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James Garbarino considers parental stress to be a social toxin that threatens healthy child development. A child’s basic developmental need is to be raised in conditions that allow them to grow dysfunction free (Covell et al., 2018). This is maintained in the “United Nations Rights of a Child” (Howe & Cowell, 2003). Currently, Canada maintains a fundamental belief that parents are responsible for their children, meaning authorities are reluctant to intervene unless toxicity levels are chronic and high. Laws and public policies leave parents underemployed or unemployed with inadequate parental leave and resources to create safe home environments (Covell et al., 2018).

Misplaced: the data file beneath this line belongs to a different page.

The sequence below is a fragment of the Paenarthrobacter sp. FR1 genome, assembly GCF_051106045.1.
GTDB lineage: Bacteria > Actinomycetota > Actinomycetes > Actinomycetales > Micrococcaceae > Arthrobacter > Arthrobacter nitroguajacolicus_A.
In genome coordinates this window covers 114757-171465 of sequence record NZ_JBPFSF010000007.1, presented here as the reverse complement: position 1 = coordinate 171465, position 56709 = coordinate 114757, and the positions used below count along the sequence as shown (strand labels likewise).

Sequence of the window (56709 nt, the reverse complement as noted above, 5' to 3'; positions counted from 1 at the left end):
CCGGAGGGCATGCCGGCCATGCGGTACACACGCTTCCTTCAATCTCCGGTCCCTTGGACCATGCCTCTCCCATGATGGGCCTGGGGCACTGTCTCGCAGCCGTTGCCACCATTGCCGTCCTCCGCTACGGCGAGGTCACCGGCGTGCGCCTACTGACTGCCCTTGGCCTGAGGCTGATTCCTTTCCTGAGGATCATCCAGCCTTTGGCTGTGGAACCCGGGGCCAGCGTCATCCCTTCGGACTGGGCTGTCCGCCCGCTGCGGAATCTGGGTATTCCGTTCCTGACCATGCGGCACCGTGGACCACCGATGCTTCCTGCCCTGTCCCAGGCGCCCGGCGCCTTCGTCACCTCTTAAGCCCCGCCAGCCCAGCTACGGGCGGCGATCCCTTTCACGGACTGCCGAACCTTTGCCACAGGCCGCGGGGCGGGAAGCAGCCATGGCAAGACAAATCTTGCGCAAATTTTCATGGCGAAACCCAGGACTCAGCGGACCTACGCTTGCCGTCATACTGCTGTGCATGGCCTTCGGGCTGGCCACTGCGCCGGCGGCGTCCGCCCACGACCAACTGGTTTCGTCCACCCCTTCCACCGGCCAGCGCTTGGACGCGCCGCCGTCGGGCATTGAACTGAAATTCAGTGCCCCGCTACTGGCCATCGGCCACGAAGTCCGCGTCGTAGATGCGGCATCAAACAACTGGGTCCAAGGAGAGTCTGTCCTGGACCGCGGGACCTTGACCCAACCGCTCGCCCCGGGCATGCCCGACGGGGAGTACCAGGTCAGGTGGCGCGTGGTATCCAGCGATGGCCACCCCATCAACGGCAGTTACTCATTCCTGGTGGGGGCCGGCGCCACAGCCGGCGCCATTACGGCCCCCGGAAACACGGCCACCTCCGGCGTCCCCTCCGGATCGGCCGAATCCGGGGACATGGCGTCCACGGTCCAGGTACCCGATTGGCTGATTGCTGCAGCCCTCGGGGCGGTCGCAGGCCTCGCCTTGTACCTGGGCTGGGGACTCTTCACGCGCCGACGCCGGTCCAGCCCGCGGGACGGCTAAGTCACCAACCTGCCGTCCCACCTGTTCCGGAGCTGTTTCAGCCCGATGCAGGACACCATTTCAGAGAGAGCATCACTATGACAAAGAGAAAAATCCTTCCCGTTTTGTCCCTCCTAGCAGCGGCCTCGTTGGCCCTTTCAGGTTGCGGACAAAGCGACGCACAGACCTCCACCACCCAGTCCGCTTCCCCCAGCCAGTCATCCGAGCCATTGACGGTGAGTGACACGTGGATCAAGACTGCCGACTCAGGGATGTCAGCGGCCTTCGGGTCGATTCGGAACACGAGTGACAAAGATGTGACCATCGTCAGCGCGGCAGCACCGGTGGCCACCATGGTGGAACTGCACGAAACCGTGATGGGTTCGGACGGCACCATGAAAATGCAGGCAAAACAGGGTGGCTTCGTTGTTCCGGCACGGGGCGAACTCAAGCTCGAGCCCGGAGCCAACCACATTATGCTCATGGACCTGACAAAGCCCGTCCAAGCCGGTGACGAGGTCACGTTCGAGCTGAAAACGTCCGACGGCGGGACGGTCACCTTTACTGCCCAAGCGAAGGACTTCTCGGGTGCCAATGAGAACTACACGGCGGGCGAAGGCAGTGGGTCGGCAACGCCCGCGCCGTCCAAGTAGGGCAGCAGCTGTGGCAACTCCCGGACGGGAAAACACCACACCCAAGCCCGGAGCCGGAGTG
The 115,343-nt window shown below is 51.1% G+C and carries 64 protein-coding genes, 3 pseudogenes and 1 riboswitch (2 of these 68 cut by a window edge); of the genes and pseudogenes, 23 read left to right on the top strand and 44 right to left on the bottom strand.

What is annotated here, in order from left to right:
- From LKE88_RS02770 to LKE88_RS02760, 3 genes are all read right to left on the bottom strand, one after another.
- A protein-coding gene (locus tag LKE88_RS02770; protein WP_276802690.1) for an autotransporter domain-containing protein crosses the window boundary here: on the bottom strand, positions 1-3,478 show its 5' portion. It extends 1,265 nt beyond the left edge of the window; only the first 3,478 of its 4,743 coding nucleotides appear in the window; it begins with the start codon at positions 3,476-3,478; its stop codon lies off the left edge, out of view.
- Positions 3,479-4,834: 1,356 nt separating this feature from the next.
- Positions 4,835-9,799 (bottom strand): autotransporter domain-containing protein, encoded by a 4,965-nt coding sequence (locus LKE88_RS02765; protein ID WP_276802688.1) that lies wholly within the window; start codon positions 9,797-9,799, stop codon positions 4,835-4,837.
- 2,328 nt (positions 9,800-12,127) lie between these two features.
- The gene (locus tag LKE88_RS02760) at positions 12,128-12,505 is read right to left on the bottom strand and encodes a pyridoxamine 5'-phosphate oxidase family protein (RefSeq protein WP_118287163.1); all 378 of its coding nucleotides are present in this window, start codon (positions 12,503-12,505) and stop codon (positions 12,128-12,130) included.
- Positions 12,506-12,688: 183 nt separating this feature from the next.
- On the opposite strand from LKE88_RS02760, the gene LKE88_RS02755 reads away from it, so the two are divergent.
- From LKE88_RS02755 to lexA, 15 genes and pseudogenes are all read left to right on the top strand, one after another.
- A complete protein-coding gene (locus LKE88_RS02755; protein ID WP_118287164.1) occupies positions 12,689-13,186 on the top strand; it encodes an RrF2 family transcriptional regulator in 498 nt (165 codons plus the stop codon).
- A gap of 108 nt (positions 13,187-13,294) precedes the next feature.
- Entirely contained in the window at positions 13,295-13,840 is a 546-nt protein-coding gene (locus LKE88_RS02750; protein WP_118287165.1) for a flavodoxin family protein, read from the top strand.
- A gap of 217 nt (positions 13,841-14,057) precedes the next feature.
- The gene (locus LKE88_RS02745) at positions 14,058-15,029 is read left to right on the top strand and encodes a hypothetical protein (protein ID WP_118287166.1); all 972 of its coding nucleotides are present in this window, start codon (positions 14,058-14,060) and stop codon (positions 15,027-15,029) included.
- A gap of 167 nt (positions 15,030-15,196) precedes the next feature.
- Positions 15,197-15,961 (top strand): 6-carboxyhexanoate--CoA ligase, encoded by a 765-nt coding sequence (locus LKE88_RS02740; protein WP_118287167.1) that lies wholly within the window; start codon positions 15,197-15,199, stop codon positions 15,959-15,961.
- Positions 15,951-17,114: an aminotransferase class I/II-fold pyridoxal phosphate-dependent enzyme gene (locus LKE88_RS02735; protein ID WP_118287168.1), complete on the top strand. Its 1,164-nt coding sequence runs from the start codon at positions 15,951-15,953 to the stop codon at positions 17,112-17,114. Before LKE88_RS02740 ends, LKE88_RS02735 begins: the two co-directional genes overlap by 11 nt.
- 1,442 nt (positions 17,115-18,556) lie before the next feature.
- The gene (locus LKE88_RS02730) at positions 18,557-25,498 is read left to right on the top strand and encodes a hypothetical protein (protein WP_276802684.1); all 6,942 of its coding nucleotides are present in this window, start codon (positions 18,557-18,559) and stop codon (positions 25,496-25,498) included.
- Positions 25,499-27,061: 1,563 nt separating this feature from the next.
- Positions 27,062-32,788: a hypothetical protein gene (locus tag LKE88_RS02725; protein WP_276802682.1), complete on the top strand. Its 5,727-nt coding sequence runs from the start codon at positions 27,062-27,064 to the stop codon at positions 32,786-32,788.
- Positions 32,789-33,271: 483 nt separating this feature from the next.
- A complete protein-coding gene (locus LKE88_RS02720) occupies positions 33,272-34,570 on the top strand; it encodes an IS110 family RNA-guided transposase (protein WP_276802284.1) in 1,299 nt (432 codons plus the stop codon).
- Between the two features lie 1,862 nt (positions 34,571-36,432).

Children are born into a family, which is embedded in a community. Social toxin environments within the community are unsafe play areas, inadequate housing, a lack of early childhood care, and overcrowding in schools. All four of these community environments are products of laws and public policies that create cyclical poverty amongst low-income children (Covell et al., 2018).
- Bryce, R., Blanco Iglesias, C., Pullman, A., & Rogova, A. (2016) “Inequalities Explained: The hidden gaps in Canada’s educational system”. Ottawa, ON: Open Canada Organization
- Canadian Paediatric Society. (2016). “Are We Doing Enough? A status report on Canadian public policy and child and youth health” 2016 edition. Ottawa, ON: Canadian Paediatric Society [CPS]
- Covell, K., Howe, B., & Blokhuis, J.C. (2018) The Challenge of Children’s Rights for Canada, 2nd edition. Retrieved from https://books.google.ca/books?hl=en&lr=&id=kJJ5DwAAQBAJ&oi=fnd&pg=PT9&dq=child+poverty+AND+education+AND+Canada&ots=gpAJ0zmi78&sig=RVt_rzslVDPSZeZZasfErVlds1s#v=onepage&q=child%20poverty%20AND%20education%20AND%20Canada&f=false